Johns Hopkins Gazette: December 11, 1995

Prepping For A World Premiere
Former Kirov star shows young dancers the light

Anne Garside
Peabody Office of Public Information

     As the October days darkened into November and now December,
dancers at the Peabody Preparatory have been flying into the
light, which happens to be the title of a new ballet
choreographed by Roudolf Kharatian, the former star of the Kirov
Ballet in St. Petersburg, Russia. 

     This is one of the most original dance productions on this
scale that the Prep has ever undertaken. Dance department
chairwoman Carol Bartlett believes, as do those who have seen
rehearsals in these final weeks, that we are witnessing the birth
of a ballet that is destined to enter the permanent repertoire of
the ballet world. 

     In the world premiere--scheduled for 7:30 p.m. on Dec. 14
through 16 in Peabody's Friedberg Concert Hall--the dancers will 
perform to original music by Armenian composer Vahram Babayan,
who sounds like a 20th-century Tchaikovsky. His music is highly
romantic and melodic. There will be four professional dancers
with a supporting cast of Prep ballet students in the 13-16 age
range, with one special scene choreographed for the

     Into the Light tells of an individual seagull's search for
perfection in flight. While the rest of the flock scramble near
the ground for their daily food, this seagull (danced by Stephen
Piper) becomes obsessed with soaring and gliding upward into the
heavens, assisted by two radiant silver seagulls. These lead him
ever upward to join a silver flock of birds. When he returns to
earth, his fellow seagulls at first attack him for being
different, then finally try to follow him as he flies ever
straighter, faster and higher, until eventually he fades into the

     The costumes are simple, mainly unitards painted with dark
gray and white seagull markings, but one group of dancers will
shine with the silvery radiance of heavenly creatures,
contrasting with the more earthbound flock. There is an element
here of the traditional transformation scene beloved of British

     Those of us who watched the work in progress were fascinated
to see the metamorphosis of the young dancers into their roles,
as they took on fluttering wing movements and distinctly
seagullish turns of body and head. Into the Light keeps the
principals and corps de ballet in constantly flowing patterns, as
though the dancers are soaring and gliding in flight.

     "Of course it's very difficult to work with nonprofessional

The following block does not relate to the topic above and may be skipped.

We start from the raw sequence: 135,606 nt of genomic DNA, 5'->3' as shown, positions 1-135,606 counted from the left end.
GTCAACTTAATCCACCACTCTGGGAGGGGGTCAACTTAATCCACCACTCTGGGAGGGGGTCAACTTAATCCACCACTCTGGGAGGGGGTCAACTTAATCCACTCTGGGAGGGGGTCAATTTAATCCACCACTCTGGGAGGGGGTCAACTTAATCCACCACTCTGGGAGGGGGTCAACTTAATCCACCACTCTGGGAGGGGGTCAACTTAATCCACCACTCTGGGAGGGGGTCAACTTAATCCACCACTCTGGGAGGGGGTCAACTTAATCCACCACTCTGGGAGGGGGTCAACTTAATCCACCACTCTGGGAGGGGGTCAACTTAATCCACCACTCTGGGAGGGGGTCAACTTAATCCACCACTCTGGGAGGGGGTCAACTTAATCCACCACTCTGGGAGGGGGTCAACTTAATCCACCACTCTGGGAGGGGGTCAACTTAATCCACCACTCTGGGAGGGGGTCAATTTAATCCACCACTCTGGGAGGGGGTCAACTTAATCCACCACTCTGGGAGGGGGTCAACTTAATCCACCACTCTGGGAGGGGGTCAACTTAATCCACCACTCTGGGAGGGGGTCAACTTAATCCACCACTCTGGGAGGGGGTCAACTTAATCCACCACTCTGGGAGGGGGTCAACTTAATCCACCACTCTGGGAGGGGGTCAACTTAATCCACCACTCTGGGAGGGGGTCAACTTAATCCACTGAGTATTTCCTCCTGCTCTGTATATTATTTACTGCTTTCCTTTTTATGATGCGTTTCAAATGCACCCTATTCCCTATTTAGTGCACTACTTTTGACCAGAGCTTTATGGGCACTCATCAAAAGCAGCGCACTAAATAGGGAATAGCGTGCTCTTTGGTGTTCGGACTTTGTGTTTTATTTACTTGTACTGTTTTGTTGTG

dancers, but I am very pleased with how hard these young Prep
dancers worked," Kharatian says. "So, instead of trying to make
the choreography easier, I tried to bring them up to professional
standards. And what's been accomplished in the past few weeks has
laid a foundation, I think, for the Prep to have its own ballet

     Roudolf Kharatian has danced all the lead roles of the
classical ballet repertoire, from Giselle to Spartacus, with the
Kirov, the Bolshoi and other major companies. It is fascinating
to watch him teach by example. Every movement of his head and
body has the elegance of a dancer trained in the great Russian
classical ballet tradition. He looks like he has just stepped off
the stage of the Maryinsky, the famed theater that has been the
home of the Kirov in St. Petersburg since the time of Catherine
the Great. Except that instead of the jewel-encrusted curtain of
the Maryinsky, modeled on a ballgown of the Empress Catherine,
his backdrop for much of the past few months has been the scuffed
walls of one of the older dance studios in the Prep.

     Born in Yerevan, the capital of Armenia, Kharatian received
his early training at the Yerevan Ballet Academy before going on
to the fabled Vaganova Ballet Academy in Leningrad, where one of
his fellow class members was Mikhail Baryshnikov. His interest in
choreography led him to complete his master's degree in
choreography at Moscow State University in 1967. Kharatian was
the founder/director of the Armenian State Television Chamber
Ballet Company, where, from 1979 to 1991, he built a reputation
as an innovative choreographer, experimenting with creating
ballets especially for television. Under his direction, the
Armenian Chamber Ballet became one of the harbingers of change in
the Russian ballet world. 

     In 1971, Kharatian was invited to Washington to teach in the
recently established Kirov Ballet School. He is now a member of
the Washington Ballet and holds a position on the dance faculty
of the Peabody Preparatory, where he teaches classical ballet.
News that he has choreographed a new chamber ballet to be given
its world premiere at Peabody has spread around the
Baltimore/Washington dance community, and the December
performances are expected to generate a great deal of attention
in the dance world.   

     For ticket information, call the Peabody box office at (410)

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